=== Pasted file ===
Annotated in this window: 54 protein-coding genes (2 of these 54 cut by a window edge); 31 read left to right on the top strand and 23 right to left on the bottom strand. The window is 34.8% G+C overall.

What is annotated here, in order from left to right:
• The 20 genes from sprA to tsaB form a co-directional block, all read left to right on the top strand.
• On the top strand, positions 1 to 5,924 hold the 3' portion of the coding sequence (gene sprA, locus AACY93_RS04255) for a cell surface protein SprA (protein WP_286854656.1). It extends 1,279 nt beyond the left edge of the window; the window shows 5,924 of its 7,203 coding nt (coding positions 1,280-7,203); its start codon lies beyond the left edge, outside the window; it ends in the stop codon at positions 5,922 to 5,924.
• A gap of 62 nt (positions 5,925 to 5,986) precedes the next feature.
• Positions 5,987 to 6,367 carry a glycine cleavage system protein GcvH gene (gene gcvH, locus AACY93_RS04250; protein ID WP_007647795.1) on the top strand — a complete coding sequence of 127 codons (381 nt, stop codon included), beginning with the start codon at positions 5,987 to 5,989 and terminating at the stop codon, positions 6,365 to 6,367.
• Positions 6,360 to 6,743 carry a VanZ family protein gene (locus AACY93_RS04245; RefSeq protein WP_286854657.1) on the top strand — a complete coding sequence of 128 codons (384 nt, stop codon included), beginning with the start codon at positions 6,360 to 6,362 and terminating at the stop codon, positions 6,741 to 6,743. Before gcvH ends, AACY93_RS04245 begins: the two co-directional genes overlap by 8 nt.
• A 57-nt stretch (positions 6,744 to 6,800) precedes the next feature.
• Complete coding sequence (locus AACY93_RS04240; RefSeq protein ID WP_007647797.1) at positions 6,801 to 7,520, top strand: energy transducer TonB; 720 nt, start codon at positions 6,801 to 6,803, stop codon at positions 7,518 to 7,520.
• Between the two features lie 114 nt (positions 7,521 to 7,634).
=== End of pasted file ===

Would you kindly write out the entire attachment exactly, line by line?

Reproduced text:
Annotated in this window: 54 protein-coding genes (2 of these 54 cut by a window edge); 31 read left to right on the top strand and 23 right to left on the bottom strand. The window is 34.8% G+C overall.

What is annotated here, in order from left to right:
• The 20 genes from sprA to tsaB form a co-directional block, all read left to right on the top strand.
• On the top strand, positions 1 to 5,924 hold the 3' portion of the coding sequence (gene sprA, locus AACY93_RS04255) for a cell surface protein SprA (protein WP_286854656.1). It extends 1,279 nt beyond the left edge of the window; the window shows 5,924 of its 7,203 coding nt (coding positions 1,280-7,203); its start codon lies beyond the left edge, outside the window; it ends in the stop codon at positions 5,922 to 5,924.
• A gap of 62 nt (positions 5,925 to 5,986) precedes the next feature.
• Positions 5,987 to 6,367 carry a glycine cleavage system protein GcvH gene (gene gcvH, locus AACY93_RS04250; protein ID WP_007647795.1) on the top strand — a complete coding sequence of 127 codons (381 nt, stop codon included), beginning with the start codon at positions 5,987 to 5,989 and terminating at the stop codon, positions 6,365 to 6,367.
• Positions 6,360 to 6,743 carry a VanZ family protein gene (locus AACY93_RS04245; RefSeq protein WP_286854657.1) on the top strand — a complete coding sequence of 128 codons (384 nt, stop codon included), beginning with the start codon at positions 6,360 to 6,362 and terminating at the stop codon, positions 6,741 to 6,743. Before gcvH ends, AACY93_RS04245 begins: the two co-directional genes overlap by 8 nt.
• A 57-nt stretch (positions 6,744 to 6,800) precedes the next feature.
• Complete coding sequence (locus AACY93_RS04240; RefSeq protein ID WP_007647797.1) at positions 6,801 to 7,520, top strand: energy transducer TonB; 720 nt, start codon at positions 6,801 to 6,803, stop codon at positions 7,518 to 7,520.
• Between the two features lie 114 nt (positions 7,521 to 7,634).